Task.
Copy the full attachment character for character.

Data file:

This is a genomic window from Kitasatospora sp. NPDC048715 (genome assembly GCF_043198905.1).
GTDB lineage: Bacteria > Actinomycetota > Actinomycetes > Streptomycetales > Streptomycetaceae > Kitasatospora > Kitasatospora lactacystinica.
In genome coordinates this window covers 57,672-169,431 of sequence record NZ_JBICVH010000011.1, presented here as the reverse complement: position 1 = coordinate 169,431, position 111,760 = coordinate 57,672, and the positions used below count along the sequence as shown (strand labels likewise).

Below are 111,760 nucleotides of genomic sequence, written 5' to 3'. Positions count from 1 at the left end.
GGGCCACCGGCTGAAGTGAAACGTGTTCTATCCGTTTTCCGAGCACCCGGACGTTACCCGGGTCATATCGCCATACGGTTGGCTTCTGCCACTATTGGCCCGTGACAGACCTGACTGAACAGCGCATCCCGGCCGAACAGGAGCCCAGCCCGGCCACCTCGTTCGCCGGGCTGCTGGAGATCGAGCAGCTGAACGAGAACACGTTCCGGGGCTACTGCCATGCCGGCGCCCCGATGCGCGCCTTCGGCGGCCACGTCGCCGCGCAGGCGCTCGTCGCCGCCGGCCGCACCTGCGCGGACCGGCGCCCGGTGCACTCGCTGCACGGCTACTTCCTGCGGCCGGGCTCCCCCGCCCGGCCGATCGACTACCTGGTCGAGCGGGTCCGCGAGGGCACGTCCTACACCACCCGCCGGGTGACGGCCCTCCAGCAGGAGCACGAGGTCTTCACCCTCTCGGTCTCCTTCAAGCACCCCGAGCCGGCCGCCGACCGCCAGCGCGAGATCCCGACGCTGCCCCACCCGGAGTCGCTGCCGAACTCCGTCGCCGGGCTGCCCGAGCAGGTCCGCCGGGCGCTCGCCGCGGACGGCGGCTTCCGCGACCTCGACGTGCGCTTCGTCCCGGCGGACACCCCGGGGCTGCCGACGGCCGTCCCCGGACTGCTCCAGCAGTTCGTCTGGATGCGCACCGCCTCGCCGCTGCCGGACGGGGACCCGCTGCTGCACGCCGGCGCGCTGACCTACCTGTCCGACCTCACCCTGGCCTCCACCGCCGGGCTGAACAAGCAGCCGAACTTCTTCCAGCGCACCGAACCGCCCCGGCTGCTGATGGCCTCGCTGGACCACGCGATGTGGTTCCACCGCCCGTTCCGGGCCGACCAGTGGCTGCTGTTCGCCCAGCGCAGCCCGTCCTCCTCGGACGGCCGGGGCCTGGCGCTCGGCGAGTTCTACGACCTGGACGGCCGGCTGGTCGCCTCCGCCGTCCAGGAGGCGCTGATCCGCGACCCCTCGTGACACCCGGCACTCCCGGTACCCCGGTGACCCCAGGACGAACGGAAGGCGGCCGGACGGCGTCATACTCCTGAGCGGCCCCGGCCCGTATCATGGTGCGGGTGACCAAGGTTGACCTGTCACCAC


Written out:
This is a genomic window from Kitasatospora sp. NPDC048715 (genome assembly GCF_043198905.1).
GTDB lineage: Bacteria > Actinomycetota > Actinomycetes > Streptomycetales > Streptomycetaceae > Kitasatospora > Kitasatospora lactacystinica.
In genome coordinates this window covers 57,672-169,431 of sequence record NZ_JBICVH010000011.1, presented here as the reverse complement: position 1 = coordinate 169,431, position 111,760 = coordinate 57,672, and the positions used below count along the sequence as shown (strand labels likewise).

Below are 111,760 nucleotides of genomic sequence, written 5' to 3'. Positions count from 1 at the left end.
GGGCCACCGGCTGAAGTGAAACGTGTTCTATCCGTTTTCCGAGCACCCGGACGTTACCCGGGTCATATCGCCATACGGTTGGCTTCTGCCACTATTGGCCCGTGACAGACCTGACTGAACAGCGCATCCCGGCCGAACAGGAGCCCAGCCCGGCCACCTCGTTCGCCGGGCTGCTGGAGATCGAGCAGCTGAACGAGAACACGTTCCGGGGCTACTGCCATGCCGGCGCCCCGATGCGCGCCTTCGGCGGCCACGTCGCCGCGCAGGCGCTCGTCGCCGCCGGCCGCACCTGCGCGGACCGGCGCCCGGTGCACTCGCTGCACGGCTACTTCCTGCGGCCGGGCTCCCCCGCCCGGCCGATCGACTACCTGGTCGAGCGGGTCCGCGAGGGCACGTCCTACACCACCCGCCGGGTGACGGCCCTCCAGCAGGAGCACGAGGTCTTCACCCTCTCGGTCTCCTTCAAGCACCCCGAGCCGGCCGCCGACCGCCAGCGCGAGATCCCGACGCTGCCCCACCCGGAGTCGCTGCCGAACTCCGTCGCCGGGCTGCCCGAGCAGGTCCGCCGGGCGCTCGCCGCGGACGGCGGCTTCCGCGACCTCGACGTGCGCTTCGTCCCGGCGGACACCCCGGGGCTGCCGACGGCCGTCCCCGGACTGCTCCAGCAGTTCGTCTGGATGCGCACCGCCTCGCCGCTGCCGGACGGGGACCCGCTGCTGCACGCCGGCGCGCTGACCTACCTGTCCGACCTCACCCTGGCCTCCACCGCCGGGCTGAACAAGCAGCCGAACTTCTTCCAGCGCACCGAACCGCCCCGGCTGCTGATGGCCTCGCTGGACCACGCGATGTGGTTCCACCGCCCGTTCCGGGCCGACCAGTGGCTGCTGTTCGCCCAGCGCAGCCCGTCCTCCTCGGACGGCCGGGGCCTGGCGCTCGGCGAGTTCTACGACCTGGACGGCCGGCTGGTCGCCTCCGCCGTCCAGGAGGCGCTGATCCGCGACCCCTCGTGACACCCGGCACTCCCGGTACCCCGGTGACCCCAGGACGAACGGAAGGCGGCCGGACGGCGTCATACTCCTGAGCGGCCCCGGCCCGTATCATGGTGCGGGTGACCAAGGTTGACCTGTCACCAC